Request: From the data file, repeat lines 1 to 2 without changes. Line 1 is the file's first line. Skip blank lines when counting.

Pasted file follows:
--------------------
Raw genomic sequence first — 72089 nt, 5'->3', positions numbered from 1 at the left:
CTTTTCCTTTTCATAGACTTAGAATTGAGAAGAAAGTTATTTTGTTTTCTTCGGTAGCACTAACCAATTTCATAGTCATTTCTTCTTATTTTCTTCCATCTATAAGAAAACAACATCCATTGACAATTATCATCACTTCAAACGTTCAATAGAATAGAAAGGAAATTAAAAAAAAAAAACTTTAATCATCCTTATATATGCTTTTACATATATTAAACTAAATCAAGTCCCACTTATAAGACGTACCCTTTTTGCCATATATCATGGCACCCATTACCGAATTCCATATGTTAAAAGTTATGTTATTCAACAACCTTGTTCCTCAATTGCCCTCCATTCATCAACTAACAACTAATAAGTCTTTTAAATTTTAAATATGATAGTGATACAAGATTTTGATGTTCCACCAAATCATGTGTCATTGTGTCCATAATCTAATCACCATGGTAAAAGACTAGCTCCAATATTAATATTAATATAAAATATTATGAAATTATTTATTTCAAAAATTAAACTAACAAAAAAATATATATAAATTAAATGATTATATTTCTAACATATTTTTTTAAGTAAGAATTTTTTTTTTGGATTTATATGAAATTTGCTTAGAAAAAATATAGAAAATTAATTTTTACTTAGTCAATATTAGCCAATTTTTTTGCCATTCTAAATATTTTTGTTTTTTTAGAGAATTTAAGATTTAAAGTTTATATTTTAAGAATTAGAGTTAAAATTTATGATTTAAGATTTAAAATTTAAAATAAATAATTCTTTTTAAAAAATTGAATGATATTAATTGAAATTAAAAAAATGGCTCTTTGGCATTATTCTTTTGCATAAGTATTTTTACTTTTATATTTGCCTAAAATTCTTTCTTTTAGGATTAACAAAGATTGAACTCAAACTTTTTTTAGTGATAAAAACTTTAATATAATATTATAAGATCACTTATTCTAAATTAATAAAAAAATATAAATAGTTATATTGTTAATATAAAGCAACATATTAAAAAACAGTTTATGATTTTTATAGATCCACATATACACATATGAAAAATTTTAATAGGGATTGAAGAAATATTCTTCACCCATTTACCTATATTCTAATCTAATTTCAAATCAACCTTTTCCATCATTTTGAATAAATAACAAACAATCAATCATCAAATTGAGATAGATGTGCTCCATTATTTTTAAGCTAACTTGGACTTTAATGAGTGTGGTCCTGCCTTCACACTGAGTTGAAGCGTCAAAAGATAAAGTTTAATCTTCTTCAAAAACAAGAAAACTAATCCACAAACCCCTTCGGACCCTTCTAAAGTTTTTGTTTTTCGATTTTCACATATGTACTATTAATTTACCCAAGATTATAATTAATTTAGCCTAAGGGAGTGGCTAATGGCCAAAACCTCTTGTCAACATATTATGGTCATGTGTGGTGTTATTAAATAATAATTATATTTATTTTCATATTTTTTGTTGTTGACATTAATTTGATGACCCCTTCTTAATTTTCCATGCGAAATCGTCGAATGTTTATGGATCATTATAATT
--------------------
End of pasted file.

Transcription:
Raw genomic sequence first — 72089 nt, 5'->3', positions numbered from 1 at the left:
CTTTTCCTTTTCATAGACTTAGAATTGAGAAGAAAGTTATTTTGTTTTCTTCGGTAGCACTAACCAATTTCATAGTCATTTCTTCTTATTTTCTTCCATCTATAAGAAAACAACATCCATTGACAATTATCATCACTTCAAACGTTCAATAGAATAGAAAGGAAATTAAAAAAAAAAAACTTTAATCATCCTTATATATGCTTTTACATATATTAAACTAAATCAAGTCCCACTTATAAGACGTACCCTTTTTGCCATATATCATGGCACCCATTACCGAATTCCATATGTTAAAAGTTATGTTATTCAACAACCTTGTTCCTCAATTGCCCTCCATTCATCAACTAACAACTAATAAGTCTTTTAAATTTTAAATATGATAGTGATACAAGATTTTGATGTTCCACCAAATCATGTGTCATTGTGTCCATAATCTAATCACCATGGTAAAAGACTAGCTCCAATATTAATATTAATATAAAATATTATGAAATTATTTATTTCAAAAATTAAACTAACAAAAAAATATATATAAATTAAATGATTATATTTCTAACATATTTTTTTAAGTAAGAATTTTTTTTTTGGATTTATATGAAATTTGCTTAGAAAAAATATAGAAAATTAATTTTTACTTAGTCAATATTAGCCAATTTTTTTGCCATTCTAAATATTTTTGTTTTTTTAGAGAATTTAAGATTTAAAGTTTATATTTTAAGAATTAGAGTTAAAATTTATGATTTAAGATTTAAAATTTAAAATAAATAATTCTTTTTAAAAAATTGAATGATATTAATTGAAATTAAAAAAATGGCTCTTTGGCATTATTCTTTTGCATAAGTATTTTTACTTTTATATTTGCCTAAAATTCTTTCTTTTAGGATTAACAAAGATTGAACTCAAACTTTTTTTAGTGATAAAAACTTTAATATAATATTATAAGATCACTTATTCTAAATTAATAAAAAAATATAAATAGTTATATTGTTAATATAAAGCAACATATTAAAAAACAGTTTATGATTTTTATAGATCCACATATACACATATGAAAAATTTTAATAGGGATTGAAGAAATATTCTTCACCCATTTACCTATATTCTAATCTAATTTCAAATCAACCTTTTCCATCATTTTGAATAAATAACAAACAATCAATCATCAAATTGAGATAGATGTGCTCCATTATTTTTAAGCTAACTTGGACTTTAATGAGTGTGGTCCTGCCTTCACACTGAGTTGAAGCGTCAAAAGATAAAGTTTAATCTTCTTCAAAAACAAGAAAACTAATCCACAAACCCCTTCGGACCCTTCTAAAGTTTTTGTTTTTCGATTTTCACATATGTACTATTAATTTACCCAAGATTATAATTAATTTAGCCTAAGGGAGTGGCTAATGGCCAAAACCTCTTGTCAACATATTATGGTCATGTGTGGTGTTATTAAATAATAATTATATTTATTTTCATATTTTTTGTTGTTGACATTAATTTGATGACCCCTTCTTAATTTTCCATGCGAAATCGTCGAATGTTTATGGATCATTATAATT